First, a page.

Van Eyck's "Virgin and Child with Canon van der Paele" is the centerpiece of the Historium, an attraction on the Markt. The Historium is a private venture that cost Euro 10 million and took seven years of planning to open in late 2012 with the aim of attracting 200,000 visitors a year.
Bruges – Been There

If you think time travel is impossible, come to Bruges

Photo by Kieran Meeke

Bruges – Been There If you think time travel is impossible, come to Bruges

To walk around Bruges is to see its history of Christian devotion fixed in paint and stone. You can’t understand the city without understanding its medieval origins. Fortunately, time travel is possible.

Kieran Meeke
Kieran Meeke Travel Writer

One of the world’s greatest surviving examples of religious art is The Virgin and Child with Canon van der Paele by Jan van Eyck in 1436. The original is in Bruges’ Groeningemuseum (in the city's Burg area) and it shows Van der Paele, the donor, in perpetual prayer. Every line on his face is captured and his humanity speaks to the observer.

It is extraordinary to realize that it is still on show in the very city it was first created for. That’s a rare thing for such a major work of art. To stand in front of it is to be transported back in time. Every line on Van der Paele’s face is captured and his humanity speaks to the observer.

As I study the painting, I see Van Eyck’s genius in other details such as the reflections in St George’s armor, the feathers of a green parrot held by the infant Jesus and a worn crease in an oriental carpet as it breaks over the stairs. The depiction of the various textiles and metals is an artistic tour de force.

Such is the importance of van Eyck’s painting to Bruges that a whole other “time travel” exhibition is devoted to it. The Historium on the Markt square takes me on a computer-enhanced tour through a set of rooms conjuring up life in medieval Bruges. It may not be for those who prefer their art in hushed, reverent surroundings but is a fun way to understand more about this and other paintings of the era as well as the city’s history.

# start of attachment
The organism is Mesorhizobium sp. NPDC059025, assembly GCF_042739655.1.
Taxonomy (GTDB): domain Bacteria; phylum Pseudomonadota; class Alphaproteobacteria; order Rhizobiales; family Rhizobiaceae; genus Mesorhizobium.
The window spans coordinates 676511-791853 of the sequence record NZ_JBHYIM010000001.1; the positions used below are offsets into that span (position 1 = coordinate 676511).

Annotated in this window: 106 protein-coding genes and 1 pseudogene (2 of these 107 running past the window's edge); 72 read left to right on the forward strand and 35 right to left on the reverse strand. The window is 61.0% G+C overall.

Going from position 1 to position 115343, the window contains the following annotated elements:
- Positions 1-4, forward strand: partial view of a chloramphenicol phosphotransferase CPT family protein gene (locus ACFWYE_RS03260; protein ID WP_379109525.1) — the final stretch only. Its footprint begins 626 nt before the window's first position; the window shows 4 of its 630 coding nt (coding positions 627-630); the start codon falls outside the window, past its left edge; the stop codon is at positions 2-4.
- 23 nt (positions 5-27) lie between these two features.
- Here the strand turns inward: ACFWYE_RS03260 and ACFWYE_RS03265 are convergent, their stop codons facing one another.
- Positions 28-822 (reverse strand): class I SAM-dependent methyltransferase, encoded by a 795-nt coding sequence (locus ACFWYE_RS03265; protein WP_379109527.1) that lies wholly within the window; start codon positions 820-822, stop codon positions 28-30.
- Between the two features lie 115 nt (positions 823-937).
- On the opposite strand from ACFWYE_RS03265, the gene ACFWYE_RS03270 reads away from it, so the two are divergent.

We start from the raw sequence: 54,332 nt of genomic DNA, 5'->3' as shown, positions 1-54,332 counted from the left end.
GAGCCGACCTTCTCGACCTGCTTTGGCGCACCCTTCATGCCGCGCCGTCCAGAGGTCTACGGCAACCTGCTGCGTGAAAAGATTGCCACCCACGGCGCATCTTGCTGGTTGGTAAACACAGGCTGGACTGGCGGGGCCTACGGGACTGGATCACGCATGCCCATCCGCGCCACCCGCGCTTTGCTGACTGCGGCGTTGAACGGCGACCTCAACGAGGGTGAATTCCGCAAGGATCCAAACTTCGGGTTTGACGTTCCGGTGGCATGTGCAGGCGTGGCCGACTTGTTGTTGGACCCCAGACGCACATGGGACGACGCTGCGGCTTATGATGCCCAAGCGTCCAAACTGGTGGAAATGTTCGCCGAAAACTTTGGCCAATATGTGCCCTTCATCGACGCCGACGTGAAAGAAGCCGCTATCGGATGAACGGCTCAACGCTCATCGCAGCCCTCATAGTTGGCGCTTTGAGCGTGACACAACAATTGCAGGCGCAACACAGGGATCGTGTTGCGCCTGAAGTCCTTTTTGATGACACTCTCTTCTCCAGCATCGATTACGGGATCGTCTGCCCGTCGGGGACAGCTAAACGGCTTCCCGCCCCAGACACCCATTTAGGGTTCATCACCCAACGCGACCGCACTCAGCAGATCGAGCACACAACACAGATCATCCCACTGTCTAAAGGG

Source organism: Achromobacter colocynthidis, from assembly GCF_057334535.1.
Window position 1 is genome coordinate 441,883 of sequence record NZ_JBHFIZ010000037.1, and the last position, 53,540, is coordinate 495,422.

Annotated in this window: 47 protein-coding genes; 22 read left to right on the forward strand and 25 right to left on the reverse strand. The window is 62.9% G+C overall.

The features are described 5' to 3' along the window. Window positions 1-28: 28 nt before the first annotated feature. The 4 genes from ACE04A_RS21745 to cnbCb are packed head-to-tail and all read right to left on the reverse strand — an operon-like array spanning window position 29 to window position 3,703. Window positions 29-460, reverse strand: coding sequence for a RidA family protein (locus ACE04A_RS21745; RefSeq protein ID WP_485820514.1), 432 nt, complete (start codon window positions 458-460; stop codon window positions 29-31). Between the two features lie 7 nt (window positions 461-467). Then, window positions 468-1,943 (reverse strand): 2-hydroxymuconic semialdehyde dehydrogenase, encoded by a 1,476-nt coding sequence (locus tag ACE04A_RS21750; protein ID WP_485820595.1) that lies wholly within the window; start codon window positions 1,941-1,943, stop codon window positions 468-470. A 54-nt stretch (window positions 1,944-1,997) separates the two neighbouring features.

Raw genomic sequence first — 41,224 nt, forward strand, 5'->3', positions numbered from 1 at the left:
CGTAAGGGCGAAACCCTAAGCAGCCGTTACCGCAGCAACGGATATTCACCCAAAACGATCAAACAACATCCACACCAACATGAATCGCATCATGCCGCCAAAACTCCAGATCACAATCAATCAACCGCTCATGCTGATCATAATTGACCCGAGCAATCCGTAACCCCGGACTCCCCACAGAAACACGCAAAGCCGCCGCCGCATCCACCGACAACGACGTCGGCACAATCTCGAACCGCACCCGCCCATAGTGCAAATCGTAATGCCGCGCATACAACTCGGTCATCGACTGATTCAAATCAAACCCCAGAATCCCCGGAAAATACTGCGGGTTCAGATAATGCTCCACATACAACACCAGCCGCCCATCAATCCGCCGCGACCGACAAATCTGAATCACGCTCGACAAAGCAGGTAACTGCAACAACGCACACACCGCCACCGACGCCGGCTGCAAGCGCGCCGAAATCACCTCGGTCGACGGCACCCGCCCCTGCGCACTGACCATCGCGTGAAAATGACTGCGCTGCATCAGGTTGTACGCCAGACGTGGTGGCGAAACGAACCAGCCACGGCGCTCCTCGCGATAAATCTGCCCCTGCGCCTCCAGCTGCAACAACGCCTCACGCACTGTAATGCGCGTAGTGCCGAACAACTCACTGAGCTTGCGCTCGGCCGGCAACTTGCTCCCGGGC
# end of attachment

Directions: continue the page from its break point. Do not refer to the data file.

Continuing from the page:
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The St Elisabeth Church in the Begijnhof was built in 1245, then rebuilt after a fire in 1584, with the beguinage itself dating to 1230 and founded by Johanna of Constantinople, Countess of Flanders. Saint Elizabeth was a Hungarian princess who married at age 14 and was widowed at 20, then dedicated her life to helping the poor and sick until she died at the age of 24. Photo by Jurjen Drenth

Jurjen Drenth

Jurjen Drenth

Canon EOS-1Ds Mark II

Aperture
ƒ/5.6
Exposure
1/45
ISO
1600
Focal
160 mm

The St Elisabeth Church in the Begijnhof was built in 1245, then rebuilt after a fire in 1584, with the beguinage itself dating to 1230 and founded by Johanna of Constantinople, Countess of Flanders. Saint Elizabeth was a Hungarian princess who married at age 14 and was widowed at 20, then dedicated her life to helping the poor and sick until she died at the age of 24.

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